Why We Need Expository Preaching Now More Than Ever, Pt. 2

  • Jeff Crotts
Open Bible on a wooden table

Last week I began a list of reasons why we need expository preaching.  I began by making the case that in a culture of unpredictability, we need predictability.  We must know what’s coming next.  Bible teaching that moves through books of the Bible verse by verse is, if nothing else, predictable.  

Last Sunday, we opened again, Matthew 2 where we learned about two kings.  Herod, the supposed king of the Jews versus Jesus the rightful King of the Jews.  Herod, who represents Satan and anti-Christ, versus Jesus who is Messiah and ruler.  Herod, insane, suspicious, and a baby-murderer versus Jesus, sovereign ruler, shepherd, and Savior.  A counterfeit king outed by the One True King.  For me, being reminded of this Christ who is our King, was both timely and nourishing.  

So, expository preaching in one sense is predictable in terms of the method but perhaps surprising and specific to an immediate need in terms of the message.  Day-to-day news is increasingly unpredictable. Even the way that people around town treat you can be unpredictable! So, hopefully knowing that we will be in Matthew 2:7-12 is something you can hang on to.  We will be fed from there, Lord willing!  You can read ahead to get a jump on what the Lord wants you to know and learn, and you can anticipate that the Lord will open up a treasure as we dive into the text with depth on Sunday.  

Today I want to talk about biases.  This is the second reason why we need expository preaching right now.  Our world is filled with bias.  I can read the headline of any article and no matter the subject on the face, predict the agenda that pervades the rest of what is there.  Someone’s biases and set of presuppositions ingrained in their thinking is what will determine how someone interprets life.  Biases or leanings left to themselves are like the fictional monster “The Blob”, a giant-sized amoeba that grows without being satisfied.  Biases are virtual contact lenses that someone forgets he is wearing, that control how everything is being viewed.   Eventually, biases will concretize into convictions controlling how someone feels about everything.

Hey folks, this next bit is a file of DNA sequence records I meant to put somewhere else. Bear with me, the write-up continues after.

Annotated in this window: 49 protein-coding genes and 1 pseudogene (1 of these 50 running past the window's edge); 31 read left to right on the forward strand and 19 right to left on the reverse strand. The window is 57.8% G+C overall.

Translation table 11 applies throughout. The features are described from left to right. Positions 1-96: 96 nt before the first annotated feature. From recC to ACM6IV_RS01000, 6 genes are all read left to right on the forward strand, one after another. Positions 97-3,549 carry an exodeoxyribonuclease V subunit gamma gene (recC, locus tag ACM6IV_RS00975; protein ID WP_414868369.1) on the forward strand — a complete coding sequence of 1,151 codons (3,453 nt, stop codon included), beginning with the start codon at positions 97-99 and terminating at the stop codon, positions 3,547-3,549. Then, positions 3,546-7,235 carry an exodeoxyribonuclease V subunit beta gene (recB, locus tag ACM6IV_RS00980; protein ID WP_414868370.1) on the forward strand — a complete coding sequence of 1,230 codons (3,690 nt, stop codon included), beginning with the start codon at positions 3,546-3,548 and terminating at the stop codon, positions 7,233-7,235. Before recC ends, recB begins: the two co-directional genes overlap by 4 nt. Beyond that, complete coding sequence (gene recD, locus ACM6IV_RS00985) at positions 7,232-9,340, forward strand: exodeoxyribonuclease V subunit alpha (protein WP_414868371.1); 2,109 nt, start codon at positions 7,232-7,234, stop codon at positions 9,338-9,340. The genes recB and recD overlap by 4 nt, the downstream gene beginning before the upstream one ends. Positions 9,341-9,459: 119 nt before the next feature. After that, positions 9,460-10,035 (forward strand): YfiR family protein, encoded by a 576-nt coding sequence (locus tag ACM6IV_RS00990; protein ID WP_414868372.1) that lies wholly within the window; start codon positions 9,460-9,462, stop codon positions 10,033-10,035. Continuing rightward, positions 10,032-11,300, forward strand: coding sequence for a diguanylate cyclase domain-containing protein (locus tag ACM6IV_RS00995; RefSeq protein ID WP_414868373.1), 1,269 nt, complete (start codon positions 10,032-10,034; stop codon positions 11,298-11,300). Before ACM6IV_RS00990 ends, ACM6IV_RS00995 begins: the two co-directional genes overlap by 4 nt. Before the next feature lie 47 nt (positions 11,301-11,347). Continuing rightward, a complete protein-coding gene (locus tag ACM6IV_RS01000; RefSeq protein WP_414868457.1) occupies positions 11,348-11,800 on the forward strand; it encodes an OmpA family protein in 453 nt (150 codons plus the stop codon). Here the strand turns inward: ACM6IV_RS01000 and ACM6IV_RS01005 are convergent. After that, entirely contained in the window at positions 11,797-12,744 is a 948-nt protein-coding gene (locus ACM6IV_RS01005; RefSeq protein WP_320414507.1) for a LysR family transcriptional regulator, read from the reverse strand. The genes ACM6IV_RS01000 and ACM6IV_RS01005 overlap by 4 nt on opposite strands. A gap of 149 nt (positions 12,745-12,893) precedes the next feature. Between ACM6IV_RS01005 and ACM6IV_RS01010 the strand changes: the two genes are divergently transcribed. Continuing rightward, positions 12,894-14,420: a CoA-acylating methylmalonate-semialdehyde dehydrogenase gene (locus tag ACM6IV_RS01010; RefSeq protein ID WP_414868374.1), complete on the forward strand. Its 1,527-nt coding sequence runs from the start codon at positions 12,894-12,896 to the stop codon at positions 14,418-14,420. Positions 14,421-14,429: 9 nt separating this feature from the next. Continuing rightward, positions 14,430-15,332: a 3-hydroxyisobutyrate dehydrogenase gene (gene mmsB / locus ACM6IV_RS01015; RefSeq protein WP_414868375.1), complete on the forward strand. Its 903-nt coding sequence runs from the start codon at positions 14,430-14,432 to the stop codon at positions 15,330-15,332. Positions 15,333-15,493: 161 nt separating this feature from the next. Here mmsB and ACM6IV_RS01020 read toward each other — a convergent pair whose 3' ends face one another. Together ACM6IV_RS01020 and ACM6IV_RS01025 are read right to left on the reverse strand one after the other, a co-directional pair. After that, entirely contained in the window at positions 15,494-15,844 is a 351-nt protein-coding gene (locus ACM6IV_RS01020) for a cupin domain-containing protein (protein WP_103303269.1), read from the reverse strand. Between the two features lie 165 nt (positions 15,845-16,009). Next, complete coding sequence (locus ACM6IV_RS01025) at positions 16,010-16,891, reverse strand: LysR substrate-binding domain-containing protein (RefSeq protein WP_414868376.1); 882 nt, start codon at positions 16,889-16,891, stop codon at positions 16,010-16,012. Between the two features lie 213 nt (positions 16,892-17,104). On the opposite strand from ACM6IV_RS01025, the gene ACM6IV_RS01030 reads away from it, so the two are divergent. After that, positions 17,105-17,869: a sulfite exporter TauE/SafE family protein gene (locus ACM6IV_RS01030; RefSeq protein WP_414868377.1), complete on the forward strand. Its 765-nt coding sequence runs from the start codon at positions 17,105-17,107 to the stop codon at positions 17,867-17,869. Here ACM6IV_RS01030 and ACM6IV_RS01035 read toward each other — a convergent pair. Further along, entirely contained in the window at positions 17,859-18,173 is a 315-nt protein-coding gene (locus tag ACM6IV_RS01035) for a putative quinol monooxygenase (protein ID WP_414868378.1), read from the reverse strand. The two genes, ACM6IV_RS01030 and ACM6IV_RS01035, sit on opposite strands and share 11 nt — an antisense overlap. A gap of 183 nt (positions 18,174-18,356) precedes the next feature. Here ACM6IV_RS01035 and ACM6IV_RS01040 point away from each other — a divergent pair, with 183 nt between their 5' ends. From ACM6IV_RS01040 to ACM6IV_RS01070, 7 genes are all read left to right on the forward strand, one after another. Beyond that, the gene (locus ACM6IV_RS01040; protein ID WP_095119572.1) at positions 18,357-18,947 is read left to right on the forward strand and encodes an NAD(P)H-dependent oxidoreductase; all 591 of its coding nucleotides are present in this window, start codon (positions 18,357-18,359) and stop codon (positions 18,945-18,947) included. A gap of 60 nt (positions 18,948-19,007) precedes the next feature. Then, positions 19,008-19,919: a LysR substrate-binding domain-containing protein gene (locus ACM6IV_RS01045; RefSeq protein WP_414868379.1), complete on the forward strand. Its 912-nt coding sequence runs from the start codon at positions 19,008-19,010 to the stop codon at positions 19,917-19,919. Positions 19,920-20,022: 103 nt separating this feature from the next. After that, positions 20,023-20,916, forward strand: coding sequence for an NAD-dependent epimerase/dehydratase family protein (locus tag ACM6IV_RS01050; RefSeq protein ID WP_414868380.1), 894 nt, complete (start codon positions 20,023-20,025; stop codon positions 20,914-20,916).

2 Timothy 4:1-4 I charge you in the presence of God and of Christ Jesus, who is to judge the living and the dead, and by his appearing and his kingdom: preach the word; be ready in season and out of season; reprove, rebuke, and exhort, with complete patience and teaching. For the time is coming when people will not endure sound teaching, but having itching ears they will accumulate for themselves teachers to suit their own passions, and will turn away from listening to the truth and wander off into myths. 

When the church started, some 2,000 years ago, Paul warned Timothy that bias would reign even inside the church.  Verse 3 says, “…people will not endure sound teaching.”  I am sure this was the case then and surer this is the case now.  The culture will always creep into the church.  People unwittingly interpret Scripture by laying their bias overtop of Scripture’s clear meaning.  Twisting and reshaping the bible’s true meaning into something it was never meant to say, creating false teaching.  This is very dangerous to the one who does this and to anyone who follows those that do.

Revelation 22:18 I warn everyone who hears the words of the prophecy of this book: if anyone adds to them, God will add to him the plagues described in this book 

Scriptural truth clearly taught, explained, and preached is always a refreshing need-especially now. The Bible is the baseline for understanding reality, for discerning between what is right and wrong, good and evil, true and false.  This is because God’s Word is from God.  When God speaks, we should listen.  God’s Word informs how we view everything, so let’s pay close attention right now! 

More on this next time.